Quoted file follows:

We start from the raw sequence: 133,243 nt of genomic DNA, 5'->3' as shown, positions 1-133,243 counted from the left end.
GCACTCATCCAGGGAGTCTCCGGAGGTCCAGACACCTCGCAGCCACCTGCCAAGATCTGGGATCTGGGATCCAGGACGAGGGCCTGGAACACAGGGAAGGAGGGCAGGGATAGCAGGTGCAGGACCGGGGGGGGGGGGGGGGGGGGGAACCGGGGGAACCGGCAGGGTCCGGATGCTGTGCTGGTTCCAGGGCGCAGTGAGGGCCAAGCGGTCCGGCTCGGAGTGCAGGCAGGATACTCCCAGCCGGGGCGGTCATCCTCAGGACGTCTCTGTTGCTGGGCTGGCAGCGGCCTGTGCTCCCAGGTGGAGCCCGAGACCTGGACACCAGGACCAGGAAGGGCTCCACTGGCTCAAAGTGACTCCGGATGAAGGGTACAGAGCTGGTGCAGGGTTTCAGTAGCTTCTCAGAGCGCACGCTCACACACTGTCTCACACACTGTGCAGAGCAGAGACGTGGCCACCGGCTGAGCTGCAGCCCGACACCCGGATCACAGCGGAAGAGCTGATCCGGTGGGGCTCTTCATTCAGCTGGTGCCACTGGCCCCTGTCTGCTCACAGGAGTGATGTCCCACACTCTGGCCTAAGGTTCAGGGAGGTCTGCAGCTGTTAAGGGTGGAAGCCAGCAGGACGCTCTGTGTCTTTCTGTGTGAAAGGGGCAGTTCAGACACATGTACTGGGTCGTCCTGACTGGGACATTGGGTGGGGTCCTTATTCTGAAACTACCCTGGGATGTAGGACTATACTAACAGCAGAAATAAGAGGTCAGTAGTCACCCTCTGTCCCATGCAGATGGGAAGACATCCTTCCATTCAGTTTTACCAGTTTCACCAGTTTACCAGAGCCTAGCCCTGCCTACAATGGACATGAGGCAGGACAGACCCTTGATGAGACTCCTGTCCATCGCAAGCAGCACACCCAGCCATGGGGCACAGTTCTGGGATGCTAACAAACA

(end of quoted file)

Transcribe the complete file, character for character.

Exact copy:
We start from the raw sequence: 133,243 nt of genomic DNA, 5'->3' as shown, positions 1-133,243 counted from the left end.
GCACTCATCCAGGGAGTCTCCGGAGGTCCAGACACCTCGCAGCCACCTGCCAAGATCTGGGATCTGGGATCCAGGACGAGGGCCTGGAACACAGGGAAGGAGGGCAGGGATAGCAGGTGCAGGACCGGGGGGGGGGGGGGGGGGGGGAACCGGGGGAACCGGCAGGGTCCGGATGCTGTGCTGGTTCCAGGGCGCAGTGAGGGCCAAGCGGTCCGGCTCGGAGTGCAGGCAGGATACTCCCAGCCGGGGCGGTCATCCTCAGGACGTCTCTGTTGCTGGGCTGGCAGCGGCCTGTGCTCCCAGGTGGAGCCCGAGACCTGGACACCAGGACCAGGAAGGGCTCCACTGGCTCAAAGTGACTCCGGATGAAGGGTACAGAGCTGGTGCAGGGTTTCAGTAGCTTCTCAGAGCGCACGCTCACACACTGTCTCACACACTGTGCAGAGCAGAGACGTGGCCACCGGCTGAGCTGCAGCCCGACACCCGGATCACAGCGGAAGAGCTGATCCGGTGGGGCTCTTCATTCAGCTGGTGCCACTGGCCCCTGTCTGCTCACAGGAGTGATGTCCCACACTCTGGCCTAAGGTTCAGGGAGGTCTGCAGCTGTTAAGGGTGGAAGCCAGCAGGACGCTCTGTGTCTTTCTGTGTGAAAGGGGCAGTTCAGACACATGTACTGGGTCGTCCTGACTGGGACATTGGGTGGGGTCCTTATTCTGAAACTACCCTGGGATGTAGGACTATACTAACAGCAGAAATAAGAGGTCAGTAGTCACCCTCTGTCCCATGCAGATGGGAAGACATCCTTCCATTCAGTTTTACCAGTTTCACCAGTTTACCAGAGCCTAGCCCTGCCTACAATGGACATGAGGCAGGACAGACCCTTGATGAGACTCCTGTCCATCGCAAGCAGCACACCCAGCCATGGGGCACAGTTCTGGGATGCTAACAAACA